Crown Prince Mohammed Bin Salman led an anti-corruption campaign that began in November 2017 and saw many high-ranking government officials, royal family members, and prominent businessmen arrested. The Crown Prince is now saying that the crackdown seized about $107 billion from 87 people. The funds came in cash, real estate, securities, and companies.
More than 60 of the people who were arrested during the anti-corruption campaign are being prosecuted.
The country is trying to put the controversial crackdown behind it as part of its effort to win back investor confidence after the murder of journalist Jamal Khashoggi in October 2017. A growing number of wealthy Saudis have moved or are trying to move their money out of the kingdom as a result of the purge and the Khashoggi controversy. A number of Saudi Arabia's richest are making plans to move elsewhere.
Saudi officials have stressed the need for the crackdown as a means of stopping rampant corruption, as well as leveling the playing field amongst businessmen and investors. However, the memory of the arrests and the toll they took still lingers locally, triggering some to move their money or their entire lives to a friendlier business environment.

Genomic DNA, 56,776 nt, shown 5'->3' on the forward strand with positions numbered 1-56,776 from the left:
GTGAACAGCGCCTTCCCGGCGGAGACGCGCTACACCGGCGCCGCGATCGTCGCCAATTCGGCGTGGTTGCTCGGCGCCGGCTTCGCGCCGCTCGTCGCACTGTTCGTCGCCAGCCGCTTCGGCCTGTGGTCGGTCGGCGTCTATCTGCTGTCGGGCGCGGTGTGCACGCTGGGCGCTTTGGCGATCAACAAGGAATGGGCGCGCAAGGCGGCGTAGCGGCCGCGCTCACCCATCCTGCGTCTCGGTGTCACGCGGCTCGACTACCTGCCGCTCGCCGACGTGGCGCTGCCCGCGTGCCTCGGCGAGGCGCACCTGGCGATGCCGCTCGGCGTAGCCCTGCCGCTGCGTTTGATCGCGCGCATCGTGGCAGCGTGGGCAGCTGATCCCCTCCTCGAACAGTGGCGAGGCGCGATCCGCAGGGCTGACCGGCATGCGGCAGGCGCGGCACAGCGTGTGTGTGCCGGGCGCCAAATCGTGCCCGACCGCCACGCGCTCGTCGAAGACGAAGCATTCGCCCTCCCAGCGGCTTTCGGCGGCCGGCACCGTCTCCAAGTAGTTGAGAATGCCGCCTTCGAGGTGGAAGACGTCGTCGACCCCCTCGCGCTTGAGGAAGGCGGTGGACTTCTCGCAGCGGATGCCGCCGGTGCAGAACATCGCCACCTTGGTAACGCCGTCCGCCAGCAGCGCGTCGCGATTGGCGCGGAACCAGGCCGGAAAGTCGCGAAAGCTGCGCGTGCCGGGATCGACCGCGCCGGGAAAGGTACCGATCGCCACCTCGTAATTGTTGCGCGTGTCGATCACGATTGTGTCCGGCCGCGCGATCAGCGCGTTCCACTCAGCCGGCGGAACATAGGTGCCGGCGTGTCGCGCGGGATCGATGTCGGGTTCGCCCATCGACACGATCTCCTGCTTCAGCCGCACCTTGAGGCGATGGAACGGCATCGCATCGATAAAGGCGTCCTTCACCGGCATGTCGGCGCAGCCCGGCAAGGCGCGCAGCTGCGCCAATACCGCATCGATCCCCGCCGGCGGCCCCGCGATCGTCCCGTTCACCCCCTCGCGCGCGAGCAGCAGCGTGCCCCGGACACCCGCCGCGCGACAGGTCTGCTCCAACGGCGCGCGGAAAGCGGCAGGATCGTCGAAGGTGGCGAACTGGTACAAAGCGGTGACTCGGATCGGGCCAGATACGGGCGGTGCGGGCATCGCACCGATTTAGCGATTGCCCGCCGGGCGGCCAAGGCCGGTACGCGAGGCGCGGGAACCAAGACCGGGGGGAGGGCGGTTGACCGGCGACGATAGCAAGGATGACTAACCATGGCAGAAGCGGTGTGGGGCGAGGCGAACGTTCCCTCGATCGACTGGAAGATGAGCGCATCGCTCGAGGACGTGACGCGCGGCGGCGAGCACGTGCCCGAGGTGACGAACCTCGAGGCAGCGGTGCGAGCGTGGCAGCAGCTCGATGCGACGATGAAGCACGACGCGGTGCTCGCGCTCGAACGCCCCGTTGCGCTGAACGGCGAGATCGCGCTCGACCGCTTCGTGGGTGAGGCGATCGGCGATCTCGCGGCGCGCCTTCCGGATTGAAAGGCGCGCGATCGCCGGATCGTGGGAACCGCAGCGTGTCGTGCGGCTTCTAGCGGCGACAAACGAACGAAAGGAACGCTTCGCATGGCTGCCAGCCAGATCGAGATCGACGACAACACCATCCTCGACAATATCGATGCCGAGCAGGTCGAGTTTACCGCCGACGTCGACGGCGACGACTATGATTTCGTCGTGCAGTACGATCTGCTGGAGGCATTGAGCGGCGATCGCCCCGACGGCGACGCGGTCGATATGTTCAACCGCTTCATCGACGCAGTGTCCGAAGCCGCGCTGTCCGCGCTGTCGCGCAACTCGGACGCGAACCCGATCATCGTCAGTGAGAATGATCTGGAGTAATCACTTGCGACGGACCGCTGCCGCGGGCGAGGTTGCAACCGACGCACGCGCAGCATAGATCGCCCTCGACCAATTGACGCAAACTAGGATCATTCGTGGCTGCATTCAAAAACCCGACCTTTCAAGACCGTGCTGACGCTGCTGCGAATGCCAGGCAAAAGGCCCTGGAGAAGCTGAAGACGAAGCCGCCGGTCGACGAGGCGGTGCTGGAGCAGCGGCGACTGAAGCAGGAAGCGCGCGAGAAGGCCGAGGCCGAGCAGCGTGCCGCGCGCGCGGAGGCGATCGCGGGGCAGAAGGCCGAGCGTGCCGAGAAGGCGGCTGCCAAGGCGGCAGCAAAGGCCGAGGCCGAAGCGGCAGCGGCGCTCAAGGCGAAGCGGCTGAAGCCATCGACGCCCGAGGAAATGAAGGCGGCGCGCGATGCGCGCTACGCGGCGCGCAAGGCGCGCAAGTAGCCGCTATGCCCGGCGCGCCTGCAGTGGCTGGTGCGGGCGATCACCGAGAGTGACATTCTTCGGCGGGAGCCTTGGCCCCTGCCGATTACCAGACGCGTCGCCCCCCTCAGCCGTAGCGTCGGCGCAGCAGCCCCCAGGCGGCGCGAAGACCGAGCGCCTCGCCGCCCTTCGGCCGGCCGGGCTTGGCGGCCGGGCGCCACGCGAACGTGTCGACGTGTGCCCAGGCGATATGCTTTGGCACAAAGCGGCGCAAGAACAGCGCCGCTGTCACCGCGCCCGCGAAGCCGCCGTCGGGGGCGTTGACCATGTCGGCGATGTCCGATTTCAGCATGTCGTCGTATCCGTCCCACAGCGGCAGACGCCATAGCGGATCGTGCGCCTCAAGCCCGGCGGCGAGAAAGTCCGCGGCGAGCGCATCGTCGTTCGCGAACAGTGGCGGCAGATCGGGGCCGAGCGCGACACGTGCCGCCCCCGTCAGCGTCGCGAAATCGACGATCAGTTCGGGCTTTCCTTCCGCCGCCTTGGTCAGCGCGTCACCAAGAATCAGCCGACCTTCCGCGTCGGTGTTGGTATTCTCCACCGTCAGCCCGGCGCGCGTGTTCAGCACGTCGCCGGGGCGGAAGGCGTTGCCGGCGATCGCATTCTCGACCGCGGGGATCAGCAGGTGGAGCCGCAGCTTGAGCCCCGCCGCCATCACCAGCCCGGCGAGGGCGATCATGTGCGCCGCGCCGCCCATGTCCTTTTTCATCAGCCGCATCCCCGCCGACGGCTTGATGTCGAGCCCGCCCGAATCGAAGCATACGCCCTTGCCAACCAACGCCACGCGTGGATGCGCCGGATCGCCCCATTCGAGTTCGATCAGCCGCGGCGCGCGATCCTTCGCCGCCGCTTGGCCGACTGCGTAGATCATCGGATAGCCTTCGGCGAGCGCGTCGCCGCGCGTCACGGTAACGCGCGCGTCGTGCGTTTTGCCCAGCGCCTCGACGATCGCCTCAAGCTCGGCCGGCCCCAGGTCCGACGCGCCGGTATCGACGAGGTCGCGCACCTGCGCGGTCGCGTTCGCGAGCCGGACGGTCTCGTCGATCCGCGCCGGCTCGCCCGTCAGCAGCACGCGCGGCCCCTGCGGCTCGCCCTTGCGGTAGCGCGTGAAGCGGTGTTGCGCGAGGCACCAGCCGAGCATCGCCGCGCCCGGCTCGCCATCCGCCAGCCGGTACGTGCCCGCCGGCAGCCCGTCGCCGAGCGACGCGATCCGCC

Supporters of Prince Mohammed believe that a short-term drop off in investments is a small price to pay for what is a fundamental overhaul that will create a more transparent business community. However, rumors that the detainees were tortured continue to plague Prince Mohammed. Additionally, there has been absolutely no transparency when it comes to the settlements Prince Mohammed and his henchmen extracted from those they arrested and detained. As such, it make the anti-corruption campaign look like a cover for what was essentially a shakedown by the government to seize cash and assets from prominent Saudi businessmen.
The men that were jailed included Saudi Prince Alwaleed bin Talal, who was released after signing a "confirmed understanding," and a sizable chunk of his wealth.